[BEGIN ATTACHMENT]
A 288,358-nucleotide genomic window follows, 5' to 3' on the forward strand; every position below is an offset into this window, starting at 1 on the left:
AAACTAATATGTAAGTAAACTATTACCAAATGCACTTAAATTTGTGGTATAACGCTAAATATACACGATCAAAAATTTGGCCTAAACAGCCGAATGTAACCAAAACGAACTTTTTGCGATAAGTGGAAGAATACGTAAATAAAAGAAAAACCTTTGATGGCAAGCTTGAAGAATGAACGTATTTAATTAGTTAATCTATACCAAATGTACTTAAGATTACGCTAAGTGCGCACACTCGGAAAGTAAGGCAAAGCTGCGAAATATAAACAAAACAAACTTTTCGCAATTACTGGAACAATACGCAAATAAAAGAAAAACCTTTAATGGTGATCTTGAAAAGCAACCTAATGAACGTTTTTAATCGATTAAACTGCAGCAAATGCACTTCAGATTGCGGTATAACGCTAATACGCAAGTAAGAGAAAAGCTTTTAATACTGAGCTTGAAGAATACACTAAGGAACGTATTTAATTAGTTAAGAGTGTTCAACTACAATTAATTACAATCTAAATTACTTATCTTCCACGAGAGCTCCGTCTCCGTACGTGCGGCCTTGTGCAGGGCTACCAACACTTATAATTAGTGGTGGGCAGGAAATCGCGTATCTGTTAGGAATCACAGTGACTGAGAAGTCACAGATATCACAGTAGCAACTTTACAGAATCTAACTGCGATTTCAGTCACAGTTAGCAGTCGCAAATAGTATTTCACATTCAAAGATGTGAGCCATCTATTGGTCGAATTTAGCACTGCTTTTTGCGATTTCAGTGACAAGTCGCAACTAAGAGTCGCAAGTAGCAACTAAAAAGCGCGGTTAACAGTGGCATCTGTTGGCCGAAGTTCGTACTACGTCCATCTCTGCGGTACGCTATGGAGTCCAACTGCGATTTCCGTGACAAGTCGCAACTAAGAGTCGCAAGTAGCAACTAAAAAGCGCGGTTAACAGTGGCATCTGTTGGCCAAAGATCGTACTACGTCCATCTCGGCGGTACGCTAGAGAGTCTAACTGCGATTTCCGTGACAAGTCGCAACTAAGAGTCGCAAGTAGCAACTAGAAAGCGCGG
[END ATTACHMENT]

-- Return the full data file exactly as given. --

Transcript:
A 288,358-nucleotide genomic window follows, 5' to 3' on the forward strand; every position below is an offset into this window, starting at 1 on the left:
AAACTAATATGTAAGTAAACTATTACCAAATGCACTTAAATTTGTGGTATAACGCTAAATATACACGATCAAAAATTTGGCCTAAACAGCCGAATGTAACCAAAACGAACTTTTTGCGATAAGTGGAAGAATACGTAAATAAAAGAAAAACCTTTGATGGCAAGCTTGAAGAATGAACGTATTTAATTAGTTAATCTATACCAAATGTACTTAAGATTACGCTAAGTGCGCACACTCGGAAAGTAAGGCAAAGCTGCGAAATATAAACAAAACAAACTTTTCGCAATTACTGGAACAATACGCAAATAAAAGAAAAACCTTTAATGGTGATCTTGAAAAGCAACCTAATGAACGTTTTTAATCGATTAAACTGCAGCAAATGCACTTCAGATTGCGGTATAACGCTAATACGCAAGTAAGAGAAAAGCTTTTAATACTGAGCTTGAAGAATACACTAAGGAACGTATTTAATTAGTTAAGAGTGTTCAACTACAATTAATTACAATCTAAATTACTTATCTTCCACGAGAGCTCCGTCTCCGTACGTGCGGCCTTGTGCAGGGCTACCAACACTTATAATTAGTGGTGGGCAGGAAATCGCGTATCTGTTAGGAATCACAGTGACTGAGAAGTCACAGATATCACAGTAGCAACTTTACAGAATCTAACTGCGATTTCAGTCACAGTTAGCAGTCGCAAATAGTATTTCACATTCAAAGATGTGAGCCATCTATTGGTCGAATTTAGCACTGCTTTTTGCGATTTCAGTGACAAGTCGCAACTAAGAGTCGCAAGTAGCAACTAAAAAGCGCGGTTAACAGTGGCATCTGTTGGCCGAAGTTCGTACTACGTCCATCTCTGCGGTACGCTATGGAGTCCAACTGCGATTTCCGTGACAAGTCGCAACTAAGAGTCGCAAGTAGCAACTAAAAAGCGCGGTTAACAGTGGCATCTGTTGGCCAAAGATCGTACTACGTCCATCTCGGCGGTACGCTAGAGAGTCTAACTGCGATTTCCGTGACAAGTCGCAACTAAGAGTCGCAAGTAGCAACTAGAAAGCGCGG